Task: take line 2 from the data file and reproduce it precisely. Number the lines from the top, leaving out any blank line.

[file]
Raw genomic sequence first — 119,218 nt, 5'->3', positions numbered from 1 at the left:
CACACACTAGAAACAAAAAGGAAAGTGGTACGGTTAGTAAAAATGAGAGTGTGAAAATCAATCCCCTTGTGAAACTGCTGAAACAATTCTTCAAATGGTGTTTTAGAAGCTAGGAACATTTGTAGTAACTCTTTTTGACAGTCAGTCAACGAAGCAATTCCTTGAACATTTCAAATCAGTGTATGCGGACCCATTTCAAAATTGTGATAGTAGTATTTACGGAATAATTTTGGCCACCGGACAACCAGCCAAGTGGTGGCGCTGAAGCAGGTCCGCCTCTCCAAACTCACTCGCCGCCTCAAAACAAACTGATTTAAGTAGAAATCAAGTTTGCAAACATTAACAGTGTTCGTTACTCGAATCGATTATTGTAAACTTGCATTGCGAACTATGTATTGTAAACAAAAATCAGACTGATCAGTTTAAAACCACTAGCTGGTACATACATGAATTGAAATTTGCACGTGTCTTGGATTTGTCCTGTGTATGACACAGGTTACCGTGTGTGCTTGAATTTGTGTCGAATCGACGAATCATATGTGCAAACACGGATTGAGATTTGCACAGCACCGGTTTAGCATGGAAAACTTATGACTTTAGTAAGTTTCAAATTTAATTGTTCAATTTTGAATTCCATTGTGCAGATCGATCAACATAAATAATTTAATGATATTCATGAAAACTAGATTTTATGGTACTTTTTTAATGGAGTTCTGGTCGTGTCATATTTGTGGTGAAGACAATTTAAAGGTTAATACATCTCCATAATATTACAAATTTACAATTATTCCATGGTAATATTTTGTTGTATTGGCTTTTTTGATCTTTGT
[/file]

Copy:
CACACACTAGAAACAAAAAGGAAAGTGGTACGGTTAGTAAAAATGAGAGTGTGAAAATCAATCCCCTTGTGAAACTGCTGAAACAATTCTTCAAATGGTGTTTTAGAAGCTAGGAACATTTGTAGTAACTCTTTTTGACAGTCAGTCAACGAAGCAATTCCTTGAACATTTCAAATCAGTGTATGCGGACCCATTTCAAAATTGTGATAGTAGTATTTACGGAATAATTTTGGCCACCGGACAACCAGCCAAGTGGTGGCGCTGAAGCAGGTCCGCCTCTCCAAACTCACTCGCCGCCTCAAAACAAACTGATTTAAGTAGAAATCAAGTTTGCAAACATTAACAGTGTTCGTTACTCGAATCGATTATTGTAAACTTGCATTGCGAACTATGTATTGTAAACAAAAATCAGACTGATCAGTTTAAAACCACTAGCTGGTACATACATGAATTGAAATTTGCACGTGTCTTGGATTTGTCCTGTGTATGACACAGGTTACCGTGTGTGCTTGAATTTGTGTCGAATCGACGAATCATATGTGCAAACACGGATTGAGATTTGCACAGCACCGGTTTAGCATGGAAAACTTATGACTTTAGTAAGTTTCAAATTTAATTGTTCAATTTTGAATTCCATTGTGCAGATCGATCAACATAAATAATTTAATGATATTCATGAAAACTAGATTTTATGGTACTTTTTTAATGGAGTTCTGGTCGTGTCATATTTGTGGTGAAGACAATTTAAAGGTTAATACATCTCCATAATATTACAAATTTACAATTATTCCATGGTAATATTTTGTTGTATTGGCTTTTTTGATCTTTGT